Plenary Speaker Profile (2011-12)
Chris Rasmussen
Professor, Department of Mathematics and Statistics \ Center for Research in Mathematics and Science Education
San Diego State University
A Report on a National Study of College Calculus

The transition from high school to college mathematics is one of the most critical junctures in the preparation of individuals to meet the mathematical demands of the 21st century in science and engineering. Even while more students are taking more advanced mathematics in high school than ever before—including over half a million each year who study calculus while in high school—the percentage of all college students in 4-year undergraduate programs who are enrolled in mathematics at the level of calculus or above has decreased steadily over the past decades. Moreover, a substantial percentage of students who enroll in Calculus I intending to take more Calculus end of deciding not to continue in Calculus. This represents a huge loss to the nation in terms of the need for more students to pursue a mathematics, science, or engineering career. In this presentation I discuss findings from an ongoing, five-year NSF funded project to study characteristics of college calculus programs. The specific goals of this project are to improve our understanding of the demographics of students who enroll in calculus, to measure the impact of the various characteristics of calculus classes that are believed to influence student success, and to conduct explanatory case study analysis of exemplary programs in order to identify why and how these programs succeed.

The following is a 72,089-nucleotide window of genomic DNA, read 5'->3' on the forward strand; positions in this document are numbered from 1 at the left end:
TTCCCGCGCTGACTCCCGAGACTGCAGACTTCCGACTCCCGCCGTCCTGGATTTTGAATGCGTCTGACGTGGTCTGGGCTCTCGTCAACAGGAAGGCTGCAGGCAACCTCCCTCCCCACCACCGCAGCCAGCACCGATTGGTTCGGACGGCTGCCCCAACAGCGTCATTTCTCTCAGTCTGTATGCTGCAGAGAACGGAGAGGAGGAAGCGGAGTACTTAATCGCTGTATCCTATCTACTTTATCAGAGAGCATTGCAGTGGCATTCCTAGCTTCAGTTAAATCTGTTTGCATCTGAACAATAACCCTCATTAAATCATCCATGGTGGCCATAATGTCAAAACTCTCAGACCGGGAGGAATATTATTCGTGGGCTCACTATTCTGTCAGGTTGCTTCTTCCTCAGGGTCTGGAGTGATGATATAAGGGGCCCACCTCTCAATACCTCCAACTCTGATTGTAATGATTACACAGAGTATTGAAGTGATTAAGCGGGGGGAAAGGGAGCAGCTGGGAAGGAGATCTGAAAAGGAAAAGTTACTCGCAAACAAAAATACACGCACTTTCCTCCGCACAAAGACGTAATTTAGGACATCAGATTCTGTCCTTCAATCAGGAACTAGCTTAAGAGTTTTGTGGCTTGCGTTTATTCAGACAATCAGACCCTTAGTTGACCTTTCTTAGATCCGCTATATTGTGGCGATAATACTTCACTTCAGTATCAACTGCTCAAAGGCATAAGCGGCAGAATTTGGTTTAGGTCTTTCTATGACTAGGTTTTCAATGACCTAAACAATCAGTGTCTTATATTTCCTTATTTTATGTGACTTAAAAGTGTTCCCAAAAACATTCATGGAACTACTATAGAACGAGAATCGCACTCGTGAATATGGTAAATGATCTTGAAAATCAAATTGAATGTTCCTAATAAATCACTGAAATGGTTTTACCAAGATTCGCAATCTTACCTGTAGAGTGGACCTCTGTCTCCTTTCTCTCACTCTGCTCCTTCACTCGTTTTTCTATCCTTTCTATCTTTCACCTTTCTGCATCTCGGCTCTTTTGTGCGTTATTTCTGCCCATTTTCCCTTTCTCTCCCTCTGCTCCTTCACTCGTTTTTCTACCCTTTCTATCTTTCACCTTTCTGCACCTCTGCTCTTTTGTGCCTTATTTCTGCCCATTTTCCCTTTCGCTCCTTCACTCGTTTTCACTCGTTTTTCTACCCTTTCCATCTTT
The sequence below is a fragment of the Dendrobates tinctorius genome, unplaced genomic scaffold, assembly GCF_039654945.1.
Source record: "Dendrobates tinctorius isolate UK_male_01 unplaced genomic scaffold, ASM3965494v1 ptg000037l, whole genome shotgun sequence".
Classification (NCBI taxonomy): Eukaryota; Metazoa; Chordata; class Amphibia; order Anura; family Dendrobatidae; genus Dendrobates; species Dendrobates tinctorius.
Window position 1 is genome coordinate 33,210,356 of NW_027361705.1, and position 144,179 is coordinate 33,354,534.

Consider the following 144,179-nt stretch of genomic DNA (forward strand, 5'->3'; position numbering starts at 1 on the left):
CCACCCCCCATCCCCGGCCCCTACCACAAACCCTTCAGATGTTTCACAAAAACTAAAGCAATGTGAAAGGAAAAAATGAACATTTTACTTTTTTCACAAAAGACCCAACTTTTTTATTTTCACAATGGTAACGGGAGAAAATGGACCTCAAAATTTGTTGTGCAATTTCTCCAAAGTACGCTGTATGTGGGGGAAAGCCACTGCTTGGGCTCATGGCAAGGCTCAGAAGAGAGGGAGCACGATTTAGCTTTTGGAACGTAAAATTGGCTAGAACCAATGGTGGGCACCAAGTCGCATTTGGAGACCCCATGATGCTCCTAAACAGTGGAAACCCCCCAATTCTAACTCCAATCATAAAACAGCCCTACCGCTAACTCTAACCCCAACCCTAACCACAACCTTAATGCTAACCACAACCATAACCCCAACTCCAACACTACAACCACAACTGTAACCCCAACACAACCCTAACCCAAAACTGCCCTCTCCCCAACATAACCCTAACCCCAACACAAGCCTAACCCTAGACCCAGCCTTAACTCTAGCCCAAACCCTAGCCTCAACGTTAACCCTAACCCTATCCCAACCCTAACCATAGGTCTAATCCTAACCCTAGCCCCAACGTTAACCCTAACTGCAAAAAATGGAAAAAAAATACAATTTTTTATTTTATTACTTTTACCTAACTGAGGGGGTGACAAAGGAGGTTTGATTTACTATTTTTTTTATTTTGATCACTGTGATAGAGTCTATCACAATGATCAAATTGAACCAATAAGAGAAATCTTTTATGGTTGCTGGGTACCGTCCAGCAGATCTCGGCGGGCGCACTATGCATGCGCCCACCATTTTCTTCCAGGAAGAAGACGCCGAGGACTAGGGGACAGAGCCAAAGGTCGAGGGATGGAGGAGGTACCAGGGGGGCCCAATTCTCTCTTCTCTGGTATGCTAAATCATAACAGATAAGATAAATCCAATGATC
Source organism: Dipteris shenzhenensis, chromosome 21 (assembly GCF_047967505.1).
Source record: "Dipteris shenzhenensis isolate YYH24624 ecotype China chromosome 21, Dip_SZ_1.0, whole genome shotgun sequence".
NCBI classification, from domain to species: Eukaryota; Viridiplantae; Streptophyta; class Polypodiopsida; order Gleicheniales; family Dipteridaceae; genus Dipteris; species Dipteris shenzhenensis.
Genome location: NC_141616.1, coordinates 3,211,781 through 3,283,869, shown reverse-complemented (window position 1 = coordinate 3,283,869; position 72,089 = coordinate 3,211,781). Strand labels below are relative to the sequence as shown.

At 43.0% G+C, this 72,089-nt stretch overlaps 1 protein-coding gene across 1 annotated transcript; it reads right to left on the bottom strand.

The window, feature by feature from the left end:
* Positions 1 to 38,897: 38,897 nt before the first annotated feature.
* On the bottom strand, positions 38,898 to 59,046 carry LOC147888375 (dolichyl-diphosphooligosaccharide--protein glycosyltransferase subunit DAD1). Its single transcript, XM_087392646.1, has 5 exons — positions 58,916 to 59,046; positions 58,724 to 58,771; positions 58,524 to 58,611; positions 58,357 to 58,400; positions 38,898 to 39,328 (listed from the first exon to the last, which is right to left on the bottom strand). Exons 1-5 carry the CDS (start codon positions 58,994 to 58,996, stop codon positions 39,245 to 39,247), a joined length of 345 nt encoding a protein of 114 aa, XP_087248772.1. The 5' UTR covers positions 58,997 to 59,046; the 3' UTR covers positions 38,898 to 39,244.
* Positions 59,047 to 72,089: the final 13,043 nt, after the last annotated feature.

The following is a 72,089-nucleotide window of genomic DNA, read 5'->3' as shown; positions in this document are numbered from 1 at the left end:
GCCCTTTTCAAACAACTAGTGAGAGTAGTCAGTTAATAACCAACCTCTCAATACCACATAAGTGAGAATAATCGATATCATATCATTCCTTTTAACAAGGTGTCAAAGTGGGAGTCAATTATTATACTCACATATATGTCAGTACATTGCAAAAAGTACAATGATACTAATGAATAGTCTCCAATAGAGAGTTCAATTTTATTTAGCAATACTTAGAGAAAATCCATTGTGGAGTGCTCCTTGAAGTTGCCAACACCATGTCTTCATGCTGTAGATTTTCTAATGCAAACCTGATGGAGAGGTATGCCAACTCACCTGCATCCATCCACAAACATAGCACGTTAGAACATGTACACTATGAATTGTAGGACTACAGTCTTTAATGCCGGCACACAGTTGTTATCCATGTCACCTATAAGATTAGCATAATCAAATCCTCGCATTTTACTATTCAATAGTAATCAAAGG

Chris Rasmussen directs an NSF-funded research project on the learning and teaching of dynamical systems. The project team is investigating how pedagogical approaches and instructional design principles that have been successful at promoting student learning in earlier grade levels can be adapted to the university setting. Central to this work is careful attention to student thinking and a systematic, theory-driven study of the social interactions in which meanings are established, where norms for convincing arguments and presentations are negotiated, and where students can connect more formal mathematical developments to their personal experience.